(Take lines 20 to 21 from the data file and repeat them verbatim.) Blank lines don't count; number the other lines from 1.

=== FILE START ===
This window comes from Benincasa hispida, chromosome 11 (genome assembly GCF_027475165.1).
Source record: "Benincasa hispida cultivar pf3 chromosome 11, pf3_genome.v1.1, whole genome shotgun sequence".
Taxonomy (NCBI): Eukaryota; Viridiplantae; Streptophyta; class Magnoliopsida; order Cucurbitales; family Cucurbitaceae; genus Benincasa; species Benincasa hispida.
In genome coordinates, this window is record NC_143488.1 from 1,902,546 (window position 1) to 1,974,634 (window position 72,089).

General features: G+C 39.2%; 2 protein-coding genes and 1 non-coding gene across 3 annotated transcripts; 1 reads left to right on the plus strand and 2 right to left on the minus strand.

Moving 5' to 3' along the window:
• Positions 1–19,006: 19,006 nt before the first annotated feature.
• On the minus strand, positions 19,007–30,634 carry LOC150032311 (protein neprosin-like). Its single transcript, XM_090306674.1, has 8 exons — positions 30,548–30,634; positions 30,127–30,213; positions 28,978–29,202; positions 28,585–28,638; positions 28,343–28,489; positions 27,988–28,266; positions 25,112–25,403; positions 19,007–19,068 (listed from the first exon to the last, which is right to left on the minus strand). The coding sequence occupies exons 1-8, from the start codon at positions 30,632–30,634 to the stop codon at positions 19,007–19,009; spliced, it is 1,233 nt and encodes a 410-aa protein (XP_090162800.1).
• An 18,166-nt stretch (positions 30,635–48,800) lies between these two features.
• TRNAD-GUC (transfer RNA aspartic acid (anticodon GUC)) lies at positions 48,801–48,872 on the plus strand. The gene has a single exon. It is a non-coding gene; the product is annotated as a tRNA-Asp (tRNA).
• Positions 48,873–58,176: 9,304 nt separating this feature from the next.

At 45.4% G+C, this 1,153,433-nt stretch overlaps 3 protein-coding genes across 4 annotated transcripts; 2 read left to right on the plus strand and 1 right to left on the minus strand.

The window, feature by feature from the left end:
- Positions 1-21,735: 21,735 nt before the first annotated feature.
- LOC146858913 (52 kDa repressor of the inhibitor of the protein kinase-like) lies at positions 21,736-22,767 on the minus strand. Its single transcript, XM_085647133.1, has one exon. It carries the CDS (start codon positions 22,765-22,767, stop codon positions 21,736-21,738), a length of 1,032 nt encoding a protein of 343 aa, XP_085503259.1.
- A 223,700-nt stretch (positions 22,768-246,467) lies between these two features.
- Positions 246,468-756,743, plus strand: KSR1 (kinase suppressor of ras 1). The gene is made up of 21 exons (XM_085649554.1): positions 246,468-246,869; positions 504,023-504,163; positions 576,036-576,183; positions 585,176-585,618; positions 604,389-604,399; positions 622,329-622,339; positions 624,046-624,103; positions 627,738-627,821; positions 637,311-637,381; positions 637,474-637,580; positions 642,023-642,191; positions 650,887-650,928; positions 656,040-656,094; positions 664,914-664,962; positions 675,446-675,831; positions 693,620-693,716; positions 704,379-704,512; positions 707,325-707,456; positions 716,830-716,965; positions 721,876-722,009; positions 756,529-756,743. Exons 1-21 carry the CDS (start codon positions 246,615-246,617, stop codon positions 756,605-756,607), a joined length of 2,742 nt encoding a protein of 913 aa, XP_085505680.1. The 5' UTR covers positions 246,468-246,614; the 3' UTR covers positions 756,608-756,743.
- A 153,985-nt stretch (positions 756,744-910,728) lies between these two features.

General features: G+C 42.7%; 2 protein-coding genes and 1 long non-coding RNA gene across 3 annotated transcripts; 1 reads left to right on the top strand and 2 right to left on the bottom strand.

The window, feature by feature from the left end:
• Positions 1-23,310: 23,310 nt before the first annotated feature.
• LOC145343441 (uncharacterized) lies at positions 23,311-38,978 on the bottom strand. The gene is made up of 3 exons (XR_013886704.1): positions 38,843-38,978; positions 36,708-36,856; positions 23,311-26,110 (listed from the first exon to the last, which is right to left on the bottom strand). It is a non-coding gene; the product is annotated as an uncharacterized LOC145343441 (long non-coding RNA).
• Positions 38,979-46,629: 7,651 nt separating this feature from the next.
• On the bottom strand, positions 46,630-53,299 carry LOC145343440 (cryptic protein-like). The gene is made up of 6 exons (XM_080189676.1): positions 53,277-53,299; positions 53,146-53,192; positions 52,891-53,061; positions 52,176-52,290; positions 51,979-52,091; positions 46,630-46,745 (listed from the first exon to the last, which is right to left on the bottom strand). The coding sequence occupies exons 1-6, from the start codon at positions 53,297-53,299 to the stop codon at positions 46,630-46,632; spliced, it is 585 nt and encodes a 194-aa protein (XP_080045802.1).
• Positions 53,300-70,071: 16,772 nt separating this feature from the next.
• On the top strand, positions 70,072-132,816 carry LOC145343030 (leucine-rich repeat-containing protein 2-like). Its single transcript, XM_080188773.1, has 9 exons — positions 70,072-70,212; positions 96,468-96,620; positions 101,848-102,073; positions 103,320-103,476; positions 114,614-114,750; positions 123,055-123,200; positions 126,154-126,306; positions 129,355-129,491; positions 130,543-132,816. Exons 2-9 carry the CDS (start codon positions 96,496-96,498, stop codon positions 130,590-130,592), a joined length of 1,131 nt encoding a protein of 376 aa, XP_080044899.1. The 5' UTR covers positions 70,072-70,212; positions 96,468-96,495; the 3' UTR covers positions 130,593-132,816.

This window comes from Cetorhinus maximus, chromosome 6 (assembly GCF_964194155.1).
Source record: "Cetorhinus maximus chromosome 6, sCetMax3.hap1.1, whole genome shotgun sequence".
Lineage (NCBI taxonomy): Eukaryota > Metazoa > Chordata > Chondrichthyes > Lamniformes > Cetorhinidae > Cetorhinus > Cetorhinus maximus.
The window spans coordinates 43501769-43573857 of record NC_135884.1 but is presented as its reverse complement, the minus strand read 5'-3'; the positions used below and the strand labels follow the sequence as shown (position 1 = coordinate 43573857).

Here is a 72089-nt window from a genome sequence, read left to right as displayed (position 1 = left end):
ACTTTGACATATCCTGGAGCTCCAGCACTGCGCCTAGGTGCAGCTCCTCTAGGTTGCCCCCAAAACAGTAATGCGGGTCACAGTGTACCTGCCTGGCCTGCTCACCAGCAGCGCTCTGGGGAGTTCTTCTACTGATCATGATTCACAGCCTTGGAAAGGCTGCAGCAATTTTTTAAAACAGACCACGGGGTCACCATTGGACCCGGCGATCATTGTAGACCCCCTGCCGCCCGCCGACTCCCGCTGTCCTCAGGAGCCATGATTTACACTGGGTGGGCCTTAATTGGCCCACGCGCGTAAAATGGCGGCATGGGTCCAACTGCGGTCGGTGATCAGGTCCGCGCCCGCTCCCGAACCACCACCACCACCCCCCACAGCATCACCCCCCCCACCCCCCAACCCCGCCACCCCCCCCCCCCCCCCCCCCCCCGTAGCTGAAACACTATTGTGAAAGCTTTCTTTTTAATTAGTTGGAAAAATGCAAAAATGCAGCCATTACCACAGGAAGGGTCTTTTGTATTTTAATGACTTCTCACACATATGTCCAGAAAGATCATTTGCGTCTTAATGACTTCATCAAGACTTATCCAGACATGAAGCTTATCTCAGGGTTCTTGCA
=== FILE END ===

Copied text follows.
The window, feature by feature from the left end:
• Positions 1-23,310: 23,310 nt before the first annotated feature.